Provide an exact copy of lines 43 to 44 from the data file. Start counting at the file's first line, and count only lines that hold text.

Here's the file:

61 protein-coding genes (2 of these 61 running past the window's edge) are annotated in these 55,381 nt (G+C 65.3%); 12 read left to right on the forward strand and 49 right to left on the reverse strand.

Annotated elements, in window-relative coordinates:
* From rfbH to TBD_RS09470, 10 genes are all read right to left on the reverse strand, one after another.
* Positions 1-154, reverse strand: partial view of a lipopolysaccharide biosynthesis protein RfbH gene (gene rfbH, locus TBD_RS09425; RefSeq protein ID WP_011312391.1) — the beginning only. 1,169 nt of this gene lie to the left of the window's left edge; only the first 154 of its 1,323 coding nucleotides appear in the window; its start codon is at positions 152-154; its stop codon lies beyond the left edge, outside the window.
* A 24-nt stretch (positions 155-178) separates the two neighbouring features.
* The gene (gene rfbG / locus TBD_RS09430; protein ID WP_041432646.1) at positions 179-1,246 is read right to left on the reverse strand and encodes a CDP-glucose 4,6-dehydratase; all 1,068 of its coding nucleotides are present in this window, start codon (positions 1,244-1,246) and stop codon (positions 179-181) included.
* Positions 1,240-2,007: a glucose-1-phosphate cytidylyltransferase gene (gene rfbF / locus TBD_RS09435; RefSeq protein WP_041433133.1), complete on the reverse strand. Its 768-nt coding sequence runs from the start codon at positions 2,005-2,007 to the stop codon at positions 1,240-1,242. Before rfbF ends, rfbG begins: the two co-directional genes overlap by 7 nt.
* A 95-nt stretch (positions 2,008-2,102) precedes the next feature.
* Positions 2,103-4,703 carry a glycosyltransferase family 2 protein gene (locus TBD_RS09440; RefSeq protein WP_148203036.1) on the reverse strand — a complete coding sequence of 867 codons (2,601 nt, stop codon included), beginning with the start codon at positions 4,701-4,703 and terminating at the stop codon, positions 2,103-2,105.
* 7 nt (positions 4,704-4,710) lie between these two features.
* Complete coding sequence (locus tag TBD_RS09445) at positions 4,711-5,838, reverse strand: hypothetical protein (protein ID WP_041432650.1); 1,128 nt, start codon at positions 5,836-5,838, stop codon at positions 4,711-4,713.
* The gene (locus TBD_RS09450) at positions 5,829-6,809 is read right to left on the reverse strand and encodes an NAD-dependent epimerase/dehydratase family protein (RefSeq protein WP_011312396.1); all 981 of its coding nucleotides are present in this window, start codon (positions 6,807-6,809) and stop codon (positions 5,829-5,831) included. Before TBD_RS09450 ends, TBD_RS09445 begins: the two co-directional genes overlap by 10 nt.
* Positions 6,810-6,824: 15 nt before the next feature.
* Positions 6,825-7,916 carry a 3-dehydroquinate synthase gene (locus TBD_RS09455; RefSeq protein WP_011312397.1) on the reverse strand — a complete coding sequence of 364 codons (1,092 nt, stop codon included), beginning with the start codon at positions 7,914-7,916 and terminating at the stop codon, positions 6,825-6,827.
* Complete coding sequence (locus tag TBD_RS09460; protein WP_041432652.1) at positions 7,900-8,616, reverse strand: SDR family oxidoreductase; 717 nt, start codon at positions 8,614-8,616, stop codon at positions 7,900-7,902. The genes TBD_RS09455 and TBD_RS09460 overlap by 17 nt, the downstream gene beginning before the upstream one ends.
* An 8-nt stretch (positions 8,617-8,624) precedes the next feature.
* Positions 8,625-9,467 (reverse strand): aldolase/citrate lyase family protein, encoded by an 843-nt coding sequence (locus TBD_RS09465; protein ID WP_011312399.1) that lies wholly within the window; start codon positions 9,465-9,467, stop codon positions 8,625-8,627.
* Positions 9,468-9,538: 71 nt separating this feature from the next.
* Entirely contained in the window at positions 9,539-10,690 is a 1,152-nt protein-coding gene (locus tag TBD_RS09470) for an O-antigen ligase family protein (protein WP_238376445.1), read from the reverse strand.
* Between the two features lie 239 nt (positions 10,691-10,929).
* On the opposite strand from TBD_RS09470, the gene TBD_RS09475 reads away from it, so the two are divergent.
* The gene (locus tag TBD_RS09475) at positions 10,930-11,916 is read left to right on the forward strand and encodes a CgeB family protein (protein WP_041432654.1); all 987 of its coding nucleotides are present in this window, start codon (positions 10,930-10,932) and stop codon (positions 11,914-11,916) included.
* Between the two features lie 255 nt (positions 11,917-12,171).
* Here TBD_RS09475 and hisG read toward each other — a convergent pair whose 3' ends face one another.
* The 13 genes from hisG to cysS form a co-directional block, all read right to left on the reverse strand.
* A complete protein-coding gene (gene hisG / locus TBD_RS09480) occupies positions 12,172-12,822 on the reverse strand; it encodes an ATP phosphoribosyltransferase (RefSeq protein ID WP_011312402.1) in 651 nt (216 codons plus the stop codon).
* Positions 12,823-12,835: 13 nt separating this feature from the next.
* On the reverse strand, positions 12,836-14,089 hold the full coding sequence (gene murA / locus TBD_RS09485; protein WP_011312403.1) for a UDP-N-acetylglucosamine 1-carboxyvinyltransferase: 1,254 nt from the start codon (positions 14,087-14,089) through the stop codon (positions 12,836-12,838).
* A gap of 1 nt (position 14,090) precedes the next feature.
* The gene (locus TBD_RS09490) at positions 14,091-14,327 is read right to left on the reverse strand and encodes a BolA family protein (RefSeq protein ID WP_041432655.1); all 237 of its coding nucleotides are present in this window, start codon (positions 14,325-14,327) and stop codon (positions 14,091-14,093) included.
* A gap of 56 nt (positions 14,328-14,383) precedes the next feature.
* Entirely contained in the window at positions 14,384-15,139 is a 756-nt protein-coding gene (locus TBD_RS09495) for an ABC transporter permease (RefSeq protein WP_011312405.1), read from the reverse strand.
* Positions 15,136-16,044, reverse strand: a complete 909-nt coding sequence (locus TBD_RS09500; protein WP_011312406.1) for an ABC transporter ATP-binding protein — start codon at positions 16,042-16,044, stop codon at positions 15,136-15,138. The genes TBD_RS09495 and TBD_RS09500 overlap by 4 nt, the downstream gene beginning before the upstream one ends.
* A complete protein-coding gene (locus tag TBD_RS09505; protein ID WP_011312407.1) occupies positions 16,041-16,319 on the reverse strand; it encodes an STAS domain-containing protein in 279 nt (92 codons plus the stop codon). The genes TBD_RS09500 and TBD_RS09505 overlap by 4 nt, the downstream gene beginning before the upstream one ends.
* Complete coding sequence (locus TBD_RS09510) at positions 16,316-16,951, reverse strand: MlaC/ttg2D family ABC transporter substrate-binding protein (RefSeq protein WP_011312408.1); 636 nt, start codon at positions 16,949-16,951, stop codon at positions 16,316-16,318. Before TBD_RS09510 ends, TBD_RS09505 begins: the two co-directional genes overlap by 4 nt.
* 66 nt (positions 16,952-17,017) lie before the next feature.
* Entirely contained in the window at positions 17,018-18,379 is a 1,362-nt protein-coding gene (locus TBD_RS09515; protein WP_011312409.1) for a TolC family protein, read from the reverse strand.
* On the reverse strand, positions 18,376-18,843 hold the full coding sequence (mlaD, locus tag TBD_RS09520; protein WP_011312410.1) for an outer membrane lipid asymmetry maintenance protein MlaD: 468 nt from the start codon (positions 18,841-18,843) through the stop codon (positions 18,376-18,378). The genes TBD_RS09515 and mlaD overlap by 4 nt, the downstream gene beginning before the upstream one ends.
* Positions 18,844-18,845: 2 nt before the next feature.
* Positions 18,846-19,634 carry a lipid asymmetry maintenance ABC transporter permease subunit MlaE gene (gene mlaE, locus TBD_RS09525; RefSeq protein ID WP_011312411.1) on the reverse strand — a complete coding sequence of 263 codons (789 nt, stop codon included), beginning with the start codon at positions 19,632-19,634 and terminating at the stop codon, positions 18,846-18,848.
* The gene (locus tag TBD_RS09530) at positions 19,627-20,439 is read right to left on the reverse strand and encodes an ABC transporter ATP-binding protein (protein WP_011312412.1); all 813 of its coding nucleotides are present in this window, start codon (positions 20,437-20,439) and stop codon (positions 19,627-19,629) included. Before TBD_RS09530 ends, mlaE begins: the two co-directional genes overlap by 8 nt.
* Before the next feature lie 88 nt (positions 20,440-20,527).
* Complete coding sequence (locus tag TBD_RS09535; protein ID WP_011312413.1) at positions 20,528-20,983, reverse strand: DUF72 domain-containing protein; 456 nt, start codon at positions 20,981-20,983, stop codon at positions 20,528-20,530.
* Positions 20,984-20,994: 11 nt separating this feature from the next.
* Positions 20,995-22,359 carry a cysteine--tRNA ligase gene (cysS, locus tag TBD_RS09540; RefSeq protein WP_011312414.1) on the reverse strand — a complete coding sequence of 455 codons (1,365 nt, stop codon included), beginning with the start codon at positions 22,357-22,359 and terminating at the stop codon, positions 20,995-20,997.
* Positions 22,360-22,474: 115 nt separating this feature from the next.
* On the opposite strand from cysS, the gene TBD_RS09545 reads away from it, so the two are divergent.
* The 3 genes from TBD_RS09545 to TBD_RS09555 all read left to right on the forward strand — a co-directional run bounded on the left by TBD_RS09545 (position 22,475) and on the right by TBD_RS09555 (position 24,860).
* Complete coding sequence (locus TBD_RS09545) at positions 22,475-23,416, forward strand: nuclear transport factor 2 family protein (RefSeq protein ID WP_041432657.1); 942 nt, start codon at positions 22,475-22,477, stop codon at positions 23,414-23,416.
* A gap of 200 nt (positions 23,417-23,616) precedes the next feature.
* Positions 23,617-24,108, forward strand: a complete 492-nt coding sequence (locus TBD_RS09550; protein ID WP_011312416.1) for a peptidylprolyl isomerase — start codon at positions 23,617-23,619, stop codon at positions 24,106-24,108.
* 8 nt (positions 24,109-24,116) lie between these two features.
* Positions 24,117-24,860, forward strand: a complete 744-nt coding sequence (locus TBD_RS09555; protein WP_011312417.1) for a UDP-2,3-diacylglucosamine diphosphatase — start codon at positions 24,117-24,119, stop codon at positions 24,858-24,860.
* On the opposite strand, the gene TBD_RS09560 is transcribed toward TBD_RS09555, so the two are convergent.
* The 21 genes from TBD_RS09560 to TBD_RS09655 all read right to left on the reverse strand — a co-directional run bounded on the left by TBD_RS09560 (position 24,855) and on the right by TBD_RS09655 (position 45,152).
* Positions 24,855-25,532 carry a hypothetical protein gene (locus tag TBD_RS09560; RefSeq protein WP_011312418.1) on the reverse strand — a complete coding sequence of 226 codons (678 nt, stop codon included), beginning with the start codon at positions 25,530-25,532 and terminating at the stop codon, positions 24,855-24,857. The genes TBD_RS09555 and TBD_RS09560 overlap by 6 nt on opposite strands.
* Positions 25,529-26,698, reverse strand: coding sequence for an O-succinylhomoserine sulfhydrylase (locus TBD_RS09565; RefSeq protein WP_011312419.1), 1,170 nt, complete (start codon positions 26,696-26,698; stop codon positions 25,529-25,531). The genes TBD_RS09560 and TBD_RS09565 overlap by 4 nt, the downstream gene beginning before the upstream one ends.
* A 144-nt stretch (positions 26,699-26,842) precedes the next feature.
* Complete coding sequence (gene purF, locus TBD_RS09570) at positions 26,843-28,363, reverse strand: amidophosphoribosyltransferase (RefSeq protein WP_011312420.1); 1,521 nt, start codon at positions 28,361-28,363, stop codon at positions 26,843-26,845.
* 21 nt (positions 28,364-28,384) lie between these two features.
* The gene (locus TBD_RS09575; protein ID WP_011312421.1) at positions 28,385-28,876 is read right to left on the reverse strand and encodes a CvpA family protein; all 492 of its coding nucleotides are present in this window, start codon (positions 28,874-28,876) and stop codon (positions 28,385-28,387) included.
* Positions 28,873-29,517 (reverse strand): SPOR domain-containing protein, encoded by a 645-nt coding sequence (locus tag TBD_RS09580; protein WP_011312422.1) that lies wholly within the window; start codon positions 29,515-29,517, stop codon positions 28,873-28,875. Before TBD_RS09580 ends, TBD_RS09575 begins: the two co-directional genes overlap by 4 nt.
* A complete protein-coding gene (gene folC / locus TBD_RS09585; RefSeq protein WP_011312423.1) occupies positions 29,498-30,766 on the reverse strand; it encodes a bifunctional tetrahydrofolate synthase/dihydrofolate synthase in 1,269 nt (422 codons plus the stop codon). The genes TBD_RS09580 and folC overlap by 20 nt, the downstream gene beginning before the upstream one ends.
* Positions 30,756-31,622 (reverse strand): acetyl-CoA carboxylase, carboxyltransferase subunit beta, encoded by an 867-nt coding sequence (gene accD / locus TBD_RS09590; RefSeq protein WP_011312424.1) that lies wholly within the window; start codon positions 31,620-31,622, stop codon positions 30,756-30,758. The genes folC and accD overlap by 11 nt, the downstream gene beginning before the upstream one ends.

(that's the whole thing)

* Complete coding sequence (locus tag TBD_RS09535; protein ID WP_011312413.1) at positions 20,528-20,983, reverse strand: DUF72 domain-containing protein; 456 nt, start codon at positions 20,981-20,983, stop codon at positions 20,528-20,530.
* Positions 20,984-20,994: 11 nt separating this feature from the next.